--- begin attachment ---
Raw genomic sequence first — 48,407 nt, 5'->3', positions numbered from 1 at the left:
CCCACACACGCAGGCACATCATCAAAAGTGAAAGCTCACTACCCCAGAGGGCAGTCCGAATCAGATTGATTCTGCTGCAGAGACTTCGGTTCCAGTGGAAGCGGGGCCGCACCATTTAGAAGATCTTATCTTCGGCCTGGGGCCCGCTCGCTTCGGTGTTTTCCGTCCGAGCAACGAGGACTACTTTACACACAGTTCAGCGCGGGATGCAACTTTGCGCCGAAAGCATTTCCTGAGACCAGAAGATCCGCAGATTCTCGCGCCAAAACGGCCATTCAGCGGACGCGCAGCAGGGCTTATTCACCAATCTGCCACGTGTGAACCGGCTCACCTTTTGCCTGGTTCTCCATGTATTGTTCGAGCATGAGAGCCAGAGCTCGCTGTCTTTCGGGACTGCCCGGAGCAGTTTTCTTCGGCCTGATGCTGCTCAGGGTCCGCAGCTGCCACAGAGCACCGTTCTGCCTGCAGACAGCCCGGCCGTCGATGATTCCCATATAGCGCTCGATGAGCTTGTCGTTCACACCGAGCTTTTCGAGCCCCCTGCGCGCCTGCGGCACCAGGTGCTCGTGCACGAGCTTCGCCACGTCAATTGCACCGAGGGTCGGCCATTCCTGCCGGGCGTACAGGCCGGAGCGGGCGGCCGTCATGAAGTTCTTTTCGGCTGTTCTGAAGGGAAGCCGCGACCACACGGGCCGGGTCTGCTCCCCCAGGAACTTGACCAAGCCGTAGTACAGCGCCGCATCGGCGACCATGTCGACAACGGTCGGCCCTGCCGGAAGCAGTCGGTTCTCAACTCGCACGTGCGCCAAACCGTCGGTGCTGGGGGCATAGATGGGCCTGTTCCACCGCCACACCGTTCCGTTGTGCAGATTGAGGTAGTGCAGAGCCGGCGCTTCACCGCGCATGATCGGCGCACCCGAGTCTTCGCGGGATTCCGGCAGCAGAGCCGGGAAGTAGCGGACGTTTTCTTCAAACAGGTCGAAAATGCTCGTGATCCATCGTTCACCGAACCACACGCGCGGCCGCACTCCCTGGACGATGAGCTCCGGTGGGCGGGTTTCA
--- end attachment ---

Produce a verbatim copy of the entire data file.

Raw genomic sequence first — 48,407 nt, 5'->3', positions numbered from 1 at the left:
CCCACACACGCAGGCACATCATCAAAAGTGAAAGCTCACTACCCCAGAGGGCAGTCCGAATCAGATTGATTCTGCTGCAGAGACTTCGGTTCCAGTGGAAGCGGGGCCGCACCATTTAGAAGATCTTATCTTCGGCCTGGGGCCCGCTCGCTTCGGTGTTTTCCGTCCGAGCAACGAGGACTACTTTACACACAGTTCAGCGCGGGATGCAACTTTGCGCCGAAAGCATTTCCTGAGACCAGAAGATCCGCAGATTCTCGCGCCAAAACGGCCATTCAGCGGACGCGCAGCAGGGCTTATTCACCAATCTGCCACGTGTGAACCGGCTCACCTTTTGCCTGGTTCTCCATGTATTGTTCGAGCATGAGAGCCAGAGCTCGCTGTCTTTCGGGACTGCCCGGAGCAGTTTTCTTCGGCCTGATGCTGCTCAGGGTCCGCAGCTGCCACAGAGCACCGTTCTGCCTGCAGACAGCCCGGCCGTCGATGATTCCCATATAGCGCTCGATGAGCTTGTCGTTCACACCGAGCTTTTCGAGCCCCCTGCGCGCCTGCGGCACCAGGTGCTCGTGCACGAGCTTCGCCACGTCAATTGCACCGAGGGTCGGCCATTCCTGCCGGGCGTACAGGCCGGAGCGGGCGGCCGTCATGAAGTTCTTTTCGGCTGTTCTGAAGGGAAGCCGCGACCACACGGGCCGGGTCTGCTCCCCCAGGAACTTGACCAAGCCGTAGTACAGCGCCGCATCGGCGACCATGTCGACAACGGTCGGCCCTGCCGGAAGCAGTCGGTTCTCAACTCGCACGTGCGCCAAACCGTCGGTGCTGGGGGCATAGATGGGCCTGTTCCACCGCCACACCGTTCCGTTGTGCAGATTGAGGTAGTGCAGAGCCGGCGCTTCACCGCGCATGATCGGCGCACCCGAGTCTTCGCGGGATTCCGGCAGCAGAGCCGGGAAGTAGCGGACGTTTTCTTCAAACAGGTCGAAAATGCTCGTGATCCATCGTTCACCGAACCACACGCGCGGCCGCACTCCCTGGACGATGAGCTCCGGTGGGCGGGTTTCA